As to your other question - there isn't really any way to test the axis to find if it is loosing steps. I can write a program to check that the direction of A is correct in relation to X and Y movement which was your other question, but, in the absence of any feedback as to which way the knife is actuall pointing, then any check merely relies on the DRO's of the system - and since these keep accurate position (even is the axis misses steps) that is not much good - it would always say it is correct.

I have not had any experience of tangential control so cannot comment on absolute stop - v - continuous

I personally would get a bigger motor, or gear down the one you have got. The Gecko drive - if it is like mine - will take a substatially larger motor. Mine are eight wire, 2.5amp per segment, at 7.5v and give 220 Ncm - and they work well and at £23 are cheap. You could probably run them with your 56 v supply.

I cannot get my head ropund your speed figures, however - you are quoting 5000 m (metres)/min - do you mean mm (millimeters). If you also have this acceleration and speed on your knife - IS IT NECESSARY. The knife, at best will only be moving a short time and only moving a few degrees, I would seriously cut down the speed of the knife rotation - you don't need it, and this is always one of the main reasons for missing steps. I have managed to coax 40 ins per minute out of my motors, with Geckos - but I have cut this to 20 ins per minute in deference to accuracy over speed.

The time you would loose by cutting your knife rotational speed by half would be minimal, but might just give you the accuracy you are looking for.
Not me driving the engine - I'm better looking.
Re: Hot stepper Motor
« Reply #5 on: May 11, 2008, 07:42:14 PM »
Thanks for the information.

Regarding the feeds and speeds, I do wish to run them at 5000m/min and higher if possible

To give you a better understanding of where I'm at and a big thank you to all the moderators that have gotten me this far with my build.

I'm using the cutting table to cut  a velour material similar to the auto trimmers hood lining and seat inserts using standard preprogrammed nested patterns. I use Rhino to create iges files and Mastercam for the tool path.
The shapes donot have to be super acccurate and I have my linerisation set to 0.5mm. Its not about the accuracy it's all about the speed. However the A axis has to be accurate or the knife gets dragged around the table dragging the material with it.

With the tangential control in Mach3 the A axis position is configred within Mach3 and the combination of this is that A axis runs in exact stop mode. Not really a problem until you turn up the feed rate and then it becomes very jerky.
On previous advice from the great moderators I have got myself a optical switch to home the A axis. (I have yet to install this) this will help with accurate referenceing at the click of a button. In the past I have been do a visual alignment of the A axis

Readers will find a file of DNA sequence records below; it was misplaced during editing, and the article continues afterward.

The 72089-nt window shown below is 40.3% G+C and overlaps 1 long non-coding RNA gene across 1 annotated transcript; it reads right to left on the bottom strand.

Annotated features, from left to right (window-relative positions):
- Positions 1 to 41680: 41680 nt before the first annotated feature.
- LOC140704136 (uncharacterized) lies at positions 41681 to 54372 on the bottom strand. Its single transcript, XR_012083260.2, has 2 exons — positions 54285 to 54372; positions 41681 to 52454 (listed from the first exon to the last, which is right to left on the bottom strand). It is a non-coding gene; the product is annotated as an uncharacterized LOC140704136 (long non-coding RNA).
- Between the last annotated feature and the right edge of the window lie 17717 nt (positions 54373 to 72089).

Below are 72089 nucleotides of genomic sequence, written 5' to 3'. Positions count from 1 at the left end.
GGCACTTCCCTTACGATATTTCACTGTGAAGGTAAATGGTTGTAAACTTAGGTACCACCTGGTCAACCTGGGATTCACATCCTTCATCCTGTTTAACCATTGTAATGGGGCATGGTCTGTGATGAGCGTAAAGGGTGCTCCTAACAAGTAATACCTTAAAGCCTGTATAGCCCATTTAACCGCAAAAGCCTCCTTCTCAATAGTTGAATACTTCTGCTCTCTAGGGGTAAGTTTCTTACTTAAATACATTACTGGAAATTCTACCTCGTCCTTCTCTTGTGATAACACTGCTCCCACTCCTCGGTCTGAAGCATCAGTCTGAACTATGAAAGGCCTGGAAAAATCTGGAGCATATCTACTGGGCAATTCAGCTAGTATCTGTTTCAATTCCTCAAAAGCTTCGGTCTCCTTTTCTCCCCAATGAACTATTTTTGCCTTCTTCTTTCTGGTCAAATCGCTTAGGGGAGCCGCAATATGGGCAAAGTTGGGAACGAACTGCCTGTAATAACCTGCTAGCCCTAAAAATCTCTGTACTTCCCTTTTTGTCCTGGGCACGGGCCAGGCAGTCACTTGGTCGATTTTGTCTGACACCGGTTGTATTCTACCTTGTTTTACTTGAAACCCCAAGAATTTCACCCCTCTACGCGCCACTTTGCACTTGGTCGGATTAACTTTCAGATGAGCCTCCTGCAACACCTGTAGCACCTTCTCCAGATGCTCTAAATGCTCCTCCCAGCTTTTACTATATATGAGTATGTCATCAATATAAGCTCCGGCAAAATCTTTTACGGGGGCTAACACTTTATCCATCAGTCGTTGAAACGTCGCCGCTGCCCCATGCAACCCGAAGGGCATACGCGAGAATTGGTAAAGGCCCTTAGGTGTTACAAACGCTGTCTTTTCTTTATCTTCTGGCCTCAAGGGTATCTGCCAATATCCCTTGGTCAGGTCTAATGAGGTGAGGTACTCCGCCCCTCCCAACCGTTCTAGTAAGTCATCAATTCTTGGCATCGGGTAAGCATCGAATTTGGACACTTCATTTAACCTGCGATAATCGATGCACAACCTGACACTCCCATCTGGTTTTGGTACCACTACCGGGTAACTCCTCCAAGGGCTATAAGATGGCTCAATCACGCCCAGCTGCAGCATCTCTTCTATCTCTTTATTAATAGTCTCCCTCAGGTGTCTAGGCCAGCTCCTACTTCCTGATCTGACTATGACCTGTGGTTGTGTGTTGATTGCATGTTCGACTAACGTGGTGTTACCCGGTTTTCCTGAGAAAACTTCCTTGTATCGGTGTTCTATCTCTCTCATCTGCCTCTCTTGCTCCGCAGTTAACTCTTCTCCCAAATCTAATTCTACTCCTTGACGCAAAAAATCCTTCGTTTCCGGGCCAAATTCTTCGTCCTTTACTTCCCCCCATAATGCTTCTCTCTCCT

So the plan is to find a balance of speed verses jerky verses lost steps. I have a GREX as my BOB, but after do a lot of reading I may seem that the clock speed my not be able to handle the feeds I wish to run at and that a Smooth Stepper may be a better bet.

Regarding the A axis stepper. I thought that voltage would be it's friend. It does not have a lot of load. I have a pneumatic actuator that drives the z axis and this is set to 20Kpa and I have a spring to help the z retract. The bead is made from HDPE to assist the cutting blade from bluntning.

So I will give my 24V PS a try on the A stepper and I can also wire this unipolar for a test also.

Any other advice appreciated


Offline jimpinder

  •  1,232 1,232
  • Wakefield, West Yorks, UK
Re: Hot stepper Motor
« Reply #6 on: May 12, 2008, 03:52:29 AM »
That is faster than Eurostar!!!

Now I appreciate your problems -

Unfortunately you will not get rid of the jerky movement using exact stop - because that is what it is - all axis simultaneously stop, and then start again on their new path. Quite clearly it will get worse with fast speed and quick acceleration.This - coupled with the speed (and therefore the acceleration) might be the reason for your loss of steps on the cutter. I think you are saying the BED is made from some material to stop the cutter blunting too quickly. Is it soft - does the cutter dig into it slightly. I was wondering if this was the problem. Although only lightly loaded when cutting ( and I have no idea what shape this is ), the strain of trying to turn shall we say "left" when the two axis are pulling you and accelerating to the left must be quite high. The force on the knife is to the right.

There are probably limitations to the Mach3 tangential control - I have no idea about it at all - and maybe someone might tell us. However, it seems to me that the turn of the knife should be BEFORE you then accelerate the other axis, so the knife is correctly lined up at the start of movement. This would mean the A command is on a seperate line before the XY command (otherwise all three happen simultaneously). It may be that tangential control does that - I don't know.

Are you limited to that type of knife - at those speeds a pizza wheel type cutter comes to my mind, -  and if this were mounted slightly behind the Z axis (with the pivot on the Z axis) then it would have a "following" action instead of having to steer itself (rather like a castor action) . Mounting the knife behind the Z axis would, on reflection work for all types of knife and reduce the negative turning force on the blade.

The alternative to Absolute stop is Constant Velocity - but here the next line is read into Mach and the deceleration of the last line is blended into the acceleration of the next line (which is quite easy actually becasue the resultant change of direction is merely an alteration in the speeds of the axis).

How many lines of code are we looking at to produce this shape - are there complex curves in it . I was thinking of how to incorporate the A axis command in the GCode.
Not me driving the engine - I'm better looking.